Which Joe gave his name to ‘sloppy joes’? We look at five interesting sandwiches and their lexical origins.
A ridge of sand or gravel formed by the sea; a gravelly beach; a sand-spit.
Mid 16th century; earliest use found in Proceedings of the Society of Antiquaries of Scotland. Probably from the unattested Norn reflex of the early Scandinavian word represented by Old Icelandic eyrr gravel-bank (Icelandic eyri), Faroese oyri gravel-bank, Norwegian ør, øyr sandbank, spit, headland, Old Swedish ör, Old Danish ør, øør sandy beach (Danish ør ridge of sand or gravel, especially one forming a spit or peninsula) from a variant (with i-mutation) of the same Germanic base as Old Icelandic aurr wet clay, loam, mud. In English regional (north-western) use probably the reflex of a borrowing of the early Scandinavian word represented by the Scandinavian forms listed above.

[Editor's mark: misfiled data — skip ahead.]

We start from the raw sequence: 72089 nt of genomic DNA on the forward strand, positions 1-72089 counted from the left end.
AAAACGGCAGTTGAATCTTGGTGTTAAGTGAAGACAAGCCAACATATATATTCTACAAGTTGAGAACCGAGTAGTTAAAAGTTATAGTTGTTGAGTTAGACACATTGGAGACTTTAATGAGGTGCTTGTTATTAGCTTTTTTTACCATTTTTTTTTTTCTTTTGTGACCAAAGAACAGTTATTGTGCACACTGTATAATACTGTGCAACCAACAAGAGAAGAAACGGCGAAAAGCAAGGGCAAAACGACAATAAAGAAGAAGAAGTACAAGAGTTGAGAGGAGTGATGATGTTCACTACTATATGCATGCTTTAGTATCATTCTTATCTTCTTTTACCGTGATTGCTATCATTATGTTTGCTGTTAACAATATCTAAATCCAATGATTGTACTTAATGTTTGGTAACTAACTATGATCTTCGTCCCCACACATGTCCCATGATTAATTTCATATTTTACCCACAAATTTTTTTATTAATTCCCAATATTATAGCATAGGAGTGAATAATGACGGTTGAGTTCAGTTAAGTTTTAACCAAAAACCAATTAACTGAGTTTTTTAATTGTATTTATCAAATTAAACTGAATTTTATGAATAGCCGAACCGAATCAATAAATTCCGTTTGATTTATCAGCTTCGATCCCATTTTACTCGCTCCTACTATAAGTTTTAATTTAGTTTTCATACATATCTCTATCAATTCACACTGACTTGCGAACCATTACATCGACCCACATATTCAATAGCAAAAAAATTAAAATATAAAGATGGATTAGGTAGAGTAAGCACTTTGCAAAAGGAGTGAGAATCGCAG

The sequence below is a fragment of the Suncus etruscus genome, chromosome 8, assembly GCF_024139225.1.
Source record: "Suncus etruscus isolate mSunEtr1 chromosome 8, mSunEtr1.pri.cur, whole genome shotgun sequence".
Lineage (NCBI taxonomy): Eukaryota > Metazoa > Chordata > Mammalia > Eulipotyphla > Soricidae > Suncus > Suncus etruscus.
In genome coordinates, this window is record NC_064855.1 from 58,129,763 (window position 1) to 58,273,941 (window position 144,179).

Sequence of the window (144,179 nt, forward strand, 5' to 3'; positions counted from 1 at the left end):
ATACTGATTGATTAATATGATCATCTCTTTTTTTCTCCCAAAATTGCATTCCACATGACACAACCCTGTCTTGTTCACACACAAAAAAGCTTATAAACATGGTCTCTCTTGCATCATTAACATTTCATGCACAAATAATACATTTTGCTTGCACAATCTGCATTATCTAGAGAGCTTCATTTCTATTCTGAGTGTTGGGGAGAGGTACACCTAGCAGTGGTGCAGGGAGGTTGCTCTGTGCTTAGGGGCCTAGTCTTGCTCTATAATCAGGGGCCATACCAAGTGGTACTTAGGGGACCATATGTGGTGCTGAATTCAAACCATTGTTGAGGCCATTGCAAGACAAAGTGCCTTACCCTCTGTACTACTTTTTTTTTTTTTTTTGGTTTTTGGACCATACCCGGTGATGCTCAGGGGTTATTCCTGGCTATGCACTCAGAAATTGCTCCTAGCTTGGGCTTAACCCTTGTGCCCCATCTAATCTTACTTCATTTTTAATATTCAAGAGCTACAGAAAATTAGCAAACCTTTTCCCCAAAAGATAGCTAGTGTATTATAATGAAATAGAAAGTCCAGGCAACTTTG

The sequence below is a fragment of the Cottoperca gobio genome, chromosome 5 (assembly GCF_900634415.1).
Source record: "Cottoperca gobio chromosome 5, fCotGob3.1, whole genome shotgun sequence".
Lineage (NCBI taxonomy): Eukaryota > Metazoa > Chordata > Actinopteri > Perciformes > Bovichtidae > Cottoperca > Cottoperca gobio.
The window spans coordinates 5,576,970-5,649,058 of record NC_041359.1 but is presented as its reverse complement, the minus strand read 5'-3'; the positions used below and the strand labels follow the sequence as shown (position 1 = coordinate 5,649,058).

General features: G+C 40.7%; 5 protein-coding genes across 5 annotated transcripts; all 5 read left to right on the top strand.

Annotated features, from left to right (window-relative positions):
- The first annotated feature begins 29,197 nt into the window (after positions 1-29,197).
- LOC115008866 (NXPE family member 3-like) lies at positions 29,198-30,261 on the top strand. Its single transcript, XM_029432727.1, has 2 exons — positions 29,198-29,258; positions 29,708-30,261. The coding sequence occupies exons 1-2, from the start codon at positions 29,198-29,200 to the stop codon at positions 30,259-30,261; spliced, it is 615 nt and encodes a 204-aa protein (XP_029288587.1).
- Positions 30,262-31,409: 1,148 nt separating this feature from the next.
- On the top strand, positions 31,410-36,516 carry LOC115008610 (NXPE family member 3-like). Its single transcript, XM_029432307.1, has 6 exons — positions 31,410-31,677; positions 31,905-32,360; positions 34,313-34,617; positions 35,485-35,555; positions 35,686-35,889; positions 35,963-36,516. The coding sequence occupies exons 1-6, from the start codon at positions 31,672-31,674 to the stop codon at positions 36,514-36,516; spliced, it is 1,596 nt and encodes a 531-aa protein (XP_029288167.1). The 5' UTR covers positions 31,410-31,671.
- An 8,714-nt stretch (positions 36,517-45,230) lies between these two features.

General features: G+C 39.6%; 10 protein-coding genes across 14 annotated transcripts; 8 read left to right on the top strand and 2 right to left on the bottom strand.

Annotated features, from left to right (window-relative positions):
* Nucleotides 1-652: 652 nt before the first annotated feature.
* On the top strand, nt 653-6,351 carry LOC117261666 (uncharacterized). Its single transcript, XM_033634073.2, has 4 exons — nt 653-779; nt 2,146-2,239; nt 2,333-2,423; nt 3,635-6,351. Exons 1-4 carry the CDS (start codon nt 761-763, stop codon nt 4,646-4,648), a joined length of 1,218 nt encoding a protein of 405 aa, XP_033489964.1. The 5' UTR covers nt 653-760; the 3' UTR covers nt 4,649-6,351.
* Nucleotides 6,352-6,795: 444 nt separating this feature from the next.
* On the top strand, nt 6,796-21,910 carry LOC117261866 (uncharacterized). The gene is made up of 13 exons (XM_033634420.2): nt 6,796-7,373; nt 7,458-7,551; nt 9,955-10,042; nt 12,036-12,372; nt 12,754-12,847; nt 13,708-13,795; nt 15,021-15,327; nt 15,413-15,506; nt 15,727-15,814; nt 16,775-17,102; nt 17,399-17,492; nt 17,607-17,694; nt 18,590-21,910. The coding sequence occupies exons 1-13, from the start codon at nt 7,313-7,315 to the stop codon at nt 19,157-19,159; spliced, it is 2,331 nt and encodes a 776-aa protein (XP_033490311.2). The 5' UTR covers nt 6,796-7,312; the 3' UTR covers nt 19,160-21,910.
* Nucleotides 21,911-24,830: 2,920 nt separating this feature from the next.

We take a look at several popular, though confusing, punctuation marks.
From Afghanistan to Zimbabwe, discover surprising and intriguing language facts from around the globe.
The definitions of ‘buddy’ and ‘bro’ in the OED have recently been revised. We explore their history and increase in popularity.